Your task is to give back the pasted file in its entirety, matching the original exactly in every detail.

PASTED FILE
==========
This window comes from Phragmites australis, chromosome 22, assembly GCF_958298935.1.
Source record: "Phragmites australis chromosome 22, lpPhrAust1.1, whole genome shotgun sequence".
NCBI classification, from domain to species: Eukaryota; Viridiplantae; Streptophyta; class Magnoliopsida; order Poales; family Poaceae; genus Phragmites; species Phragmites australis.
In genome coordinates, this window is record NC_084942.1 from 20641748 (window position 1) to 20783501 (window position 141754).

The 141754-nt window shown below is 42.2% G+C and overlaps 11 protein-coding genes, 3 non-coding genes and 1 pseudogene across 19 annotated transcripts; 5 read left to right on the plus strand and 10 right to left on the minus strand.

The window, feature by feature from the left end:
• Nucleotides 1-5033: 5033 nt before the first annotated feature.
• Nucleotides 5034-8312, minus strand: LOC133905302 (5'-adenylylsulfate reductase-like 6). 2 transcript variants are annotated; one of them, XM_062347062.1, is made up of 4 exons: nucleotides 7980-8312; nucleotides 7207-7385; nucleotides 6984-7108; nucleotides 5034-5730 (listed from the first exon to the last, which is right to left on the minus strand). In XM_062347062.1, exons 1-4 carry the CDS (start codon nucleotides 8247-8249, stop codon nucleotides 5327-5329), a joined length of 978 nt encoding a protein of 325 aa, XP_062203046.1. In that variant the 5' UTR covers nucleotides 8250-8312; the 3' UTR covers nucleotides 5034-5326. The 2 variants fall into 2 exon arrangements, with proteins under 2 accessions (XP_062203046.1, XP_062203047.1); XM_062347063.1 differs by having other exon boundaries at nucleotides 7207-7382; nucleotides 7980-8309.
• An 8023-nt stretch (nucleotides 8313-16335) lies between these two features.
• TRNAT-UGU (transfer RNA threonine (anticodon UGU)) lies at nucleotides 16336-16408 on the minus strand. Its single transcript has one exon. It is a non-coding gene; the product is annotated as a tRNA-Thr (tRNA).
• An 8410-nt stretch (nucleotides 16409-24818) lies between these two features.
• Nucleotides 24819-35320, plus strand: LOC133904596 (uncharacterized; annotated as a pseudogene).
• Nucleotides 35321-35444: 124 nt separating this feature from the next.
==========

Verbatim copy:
This window comes from Phragmites australis, chromosome 22, assembly GCF_958298935.1.
Source record: "Phragmites australis chromosome 22, lpPhrAust1.1, whole genome shotgun sequence".
NCBI classification, from domain to species: Eukaryota; Viridiplantae; Streptophyta; class Magnoliopsida; order Poales; family Poaceae; genus Phragmites; species Phragmites australis.
In genome coordinates, this window is record NC_084942.1 from 20641748 (window position 1) to 20783501 (window position 141754).

The 141754-nt window shown below is 42.2% G+C and overlaps 11 protein-coding genes, 3 non-coding genes and 1 pseudogene across 19 annotated transcripts; 5 read left to right on the plus strand and 10 right to left on the minus strand.

The window, feature by feature from the left end:
• Nucleotides 1-5033: 5033 nt before the first annotated feature.
• Nucleotides 5034-8312, minus strand: LOC133905302 (5'-adenylylsulfate reductase-like 6). 2 transcript variants are annotated; one of them, XM_062347062.1, is made up of 4 exons: nucleotides 7980-8312; nucleotides 7207-7385; nucleotides 6984-7108; nucleotides 5034-5730 (listed from the first exon to the last, which is right to left on the minus strand). In XM_062347062.1, exons 1-4 carry the CDS (start codon nucleotides 8247-8249, stop codon nucleotides 5327-5329), a joined length of 978 nt encoding a protein of 325 aa, XP_062203046.1. In that variant the 5' UTR covers nucleotides 8250-8312; the 3' UTR covers nucleotides 5034-5326. The 2 variants fall into 2 exon arrangements, with proteins under 2 accessions (XP_062203046.1, XP_062203047.1); XM_062347063.1 differs by having other exon boundaries at nucleotides 7207-7382; nucleotides 7980-8309.
• An 8023-nt stretch (nucleotides 8313-16335) lies between these two features.
• TRNAT-UGU (transfer RNA threonine (anticodon UGU)) lies at nucleotides 16336-16408 on the minus strand. Its single transcript has one exon. It is a non-coding gene; the product is annotated as a tRNA-Thr (tRNA).
• An 8410-nt stretch (nucleotides 16409-24818) lies between these two features.
• Nucleotides 24819-35320, plus strand: LOC133904596 (uncharacterized; annotated as a pseudogene).
• Nucleotides 35321-35444: 124 nt separating this feature from the next.